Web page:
Winter Gardening and Climate Change

So, living in Howard county Maryland, our USDA plant hardiness zone recently changed from 6b to a warmer 7a, which raised USDA’s extreme minimum temperature from -5 to 0 degrees Fahrenheit.  This and other evidence indicates that our climate is in a warming cycle which means that we vegetable gardeners with prior planning can harvest vegetables into the late fall and even early winter.  It doesn’t, however, mean that we will escape winter’s onslaught during the months of January and February.  So, based on the weather forecast for this week, suppose to hit the single digits to night, I decided to harvest the remainder of my fall plantings, yesterday.  The cauliflower, broccoli, tatsoi, cabbage and pak choi are long gone, but the hardiest of the brassicas (Brussels sprouts and kale) are still alive and producing.

In mid July, I transplanted about 16 Jade Cross Brussels sprouts grown under my fluorescent lights into the garden.  They have provided my daughter and I with a continuous supply of taste little cabbages throughout the fall. They grew quite tall, reaching heights between 2 and 2.5 feet. However, with this cold onslaught, they probably would not survive much longer so I picked them all, froze some and saved some for fresh eating.  My favorite way to cook them is to mist them with olive oil, sprinkle them with a little sea salt and roast them in a 375 degree oven.

In mid August, I planted two types of kale.  My old standby is dwarf Siberian and some Winterbor.  They both did very well and have provided the family with lots of tasty fall greens.  One of my favorite dishes is to cook the kale, drain it, then saute it with some olive oil and garlic.  Makes a great, simple and healthy side.  However, with this large batch,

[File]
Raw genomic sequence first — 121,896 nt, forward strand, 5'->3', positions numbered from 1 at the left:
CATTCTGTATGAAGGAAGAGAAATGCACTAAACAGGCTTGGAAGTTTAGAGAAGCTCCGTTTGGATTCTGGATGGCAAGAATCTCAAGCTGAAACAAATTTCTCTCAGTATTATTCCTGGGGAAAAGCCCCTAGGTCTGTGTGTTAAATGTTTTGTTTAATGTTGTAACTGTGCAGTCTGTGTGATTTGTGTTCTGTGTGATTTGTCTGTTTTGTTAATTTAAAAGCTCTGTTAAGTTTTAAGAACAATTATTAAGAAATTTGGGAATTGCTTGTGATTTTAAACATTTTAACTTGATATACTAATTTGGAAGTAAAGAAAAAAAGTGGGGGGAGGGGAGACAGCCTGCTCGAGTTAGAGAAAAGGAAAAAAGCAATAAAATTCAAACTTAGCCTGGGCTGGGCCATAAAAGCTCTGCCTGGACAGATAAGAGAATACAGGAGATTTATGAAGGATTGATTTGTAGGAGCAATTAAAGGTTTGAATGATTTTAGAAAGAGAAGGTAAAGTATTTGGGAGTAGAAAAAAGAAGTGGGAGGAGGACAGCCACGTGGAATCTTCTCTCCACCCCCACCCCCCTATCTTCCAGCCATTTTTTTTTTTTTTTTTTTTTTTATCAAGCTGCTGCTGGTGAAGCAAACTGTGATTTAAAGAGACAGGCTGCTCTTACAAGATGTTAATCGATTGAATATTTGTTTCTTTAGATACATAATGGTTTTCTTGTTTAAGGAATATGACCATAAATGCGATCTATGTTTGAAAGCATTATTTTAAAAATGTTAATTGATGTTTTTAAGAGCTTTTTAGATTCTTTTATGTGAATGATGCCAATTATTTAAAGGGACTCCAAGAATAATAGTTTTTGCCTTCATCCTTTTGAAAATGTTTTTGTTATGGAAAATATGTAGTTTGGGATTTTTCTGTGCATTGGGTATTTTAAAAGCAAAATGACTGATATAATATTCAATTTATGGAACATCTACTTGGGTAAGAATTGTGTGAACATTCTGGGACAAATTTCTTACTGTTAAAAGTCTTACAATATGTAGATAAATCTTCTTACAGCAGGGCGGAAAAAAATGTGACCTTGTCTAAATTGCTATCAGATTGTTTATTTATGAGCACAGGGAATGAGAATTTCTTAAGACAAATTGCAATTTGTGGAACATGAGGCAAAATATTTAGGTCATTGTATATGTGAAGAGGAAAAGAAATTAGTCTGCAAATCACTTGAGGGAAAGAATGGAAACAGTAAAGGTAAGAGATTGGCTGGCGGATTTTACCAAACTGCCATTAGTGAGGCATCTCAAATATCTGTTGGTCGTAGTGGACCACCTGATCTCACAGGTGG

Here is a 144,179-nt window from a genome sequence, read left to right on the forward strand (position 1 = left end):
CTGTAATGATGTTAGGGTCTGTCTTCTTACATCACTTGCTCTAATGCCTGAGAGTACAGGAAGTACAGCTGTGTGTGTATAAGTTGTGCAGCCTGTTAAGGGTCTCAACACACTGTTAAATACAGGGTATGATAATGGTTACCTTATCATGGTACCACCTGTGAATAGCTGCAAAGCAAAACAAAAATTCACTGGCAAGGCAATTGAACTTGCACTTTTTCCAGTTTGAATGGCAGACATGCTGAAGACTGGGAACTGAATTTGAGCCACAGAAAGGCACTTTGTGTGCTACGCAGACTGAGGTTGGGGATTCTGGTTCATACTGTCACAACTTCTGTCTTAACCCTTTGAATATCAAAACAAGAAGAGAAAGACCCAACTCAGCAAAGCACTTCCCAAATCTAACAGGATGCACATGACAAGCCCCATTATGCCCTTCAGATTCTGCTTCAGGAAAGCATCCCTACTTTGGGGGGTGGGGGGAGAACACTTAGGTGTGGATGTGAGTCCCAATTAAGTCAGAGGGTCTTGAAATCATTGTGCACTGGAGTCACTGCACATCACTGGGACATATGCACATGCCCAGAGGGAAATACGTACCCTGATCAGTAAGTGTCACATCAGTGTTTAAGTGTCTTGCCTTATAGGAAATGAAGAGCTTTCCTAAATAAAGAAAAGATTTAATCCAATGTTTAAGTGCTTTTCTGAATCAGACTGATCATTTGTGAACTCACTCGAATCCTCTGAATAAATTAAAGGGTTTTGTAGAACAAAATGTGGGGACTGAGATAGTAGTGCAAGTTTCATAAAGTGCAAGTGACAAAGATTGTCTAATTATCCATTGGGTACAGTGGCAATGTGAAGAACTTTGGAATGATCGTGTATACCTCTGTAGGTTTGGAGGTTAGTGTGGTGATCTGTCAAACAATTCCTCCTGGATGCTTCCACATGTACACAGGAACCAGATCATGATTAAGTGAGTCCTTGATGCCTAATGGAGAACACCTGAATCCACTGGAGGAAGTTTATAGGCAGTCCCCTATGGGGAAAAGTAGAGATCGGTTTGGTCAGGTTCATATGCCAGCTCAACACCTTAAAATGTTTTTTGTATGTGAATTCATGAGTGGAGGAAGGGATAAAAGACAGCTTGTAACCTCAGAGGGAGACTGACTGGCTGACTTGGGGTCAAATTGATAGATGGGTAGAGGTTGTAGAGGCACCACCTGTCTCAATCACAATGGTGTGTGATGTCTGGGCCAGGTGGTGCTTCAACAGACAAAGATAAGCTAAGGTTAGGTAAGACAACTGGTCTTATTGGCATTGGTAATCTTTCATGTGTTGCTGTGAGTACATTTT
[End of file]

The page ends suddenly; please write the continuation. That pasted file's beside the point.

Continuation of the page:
I decide to not only freeze some for future use but also made some Portuguese kale and potato soup for cold winter nights when a hot bowl of soup and a warm crust of bread hits the spot.  So back into the garden for some leeks, into the basement for some garlic, fall potatoes and venison sausage from the freezer.  Recipes for Portuguese kale soup abound on the web, so pick one you like.  Mine consists of a gallon of chicken stock, 2 large leeks, 7 diced cloves of garlic, 2 lbs. each of browned venison sausage, stemmed and chopped kale and potatoes in quarter inch slices.  Had a bowl last night (it was fabulous) and froze 6 quarts this morning.

The best part about the kale is that much like spinach, it will survive the winters in Maryland and green up in April to provide the earliest bounty from the garden.. So, next fall, plant some late season brassicas and enjoy the harvest into January.

2 Comments on “Winter Gardening and Climate Change

  1. My kale never quite got big enough to harvest in the fall. I still have it in a bed covered with a low tunnel. Do you think it will come back in the fall?

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  2. I may try growing Brussel Sprouts this year. I love those little cabbages. I never thought of stating them under grown lights and transplanting them in July. Thanks for the idea

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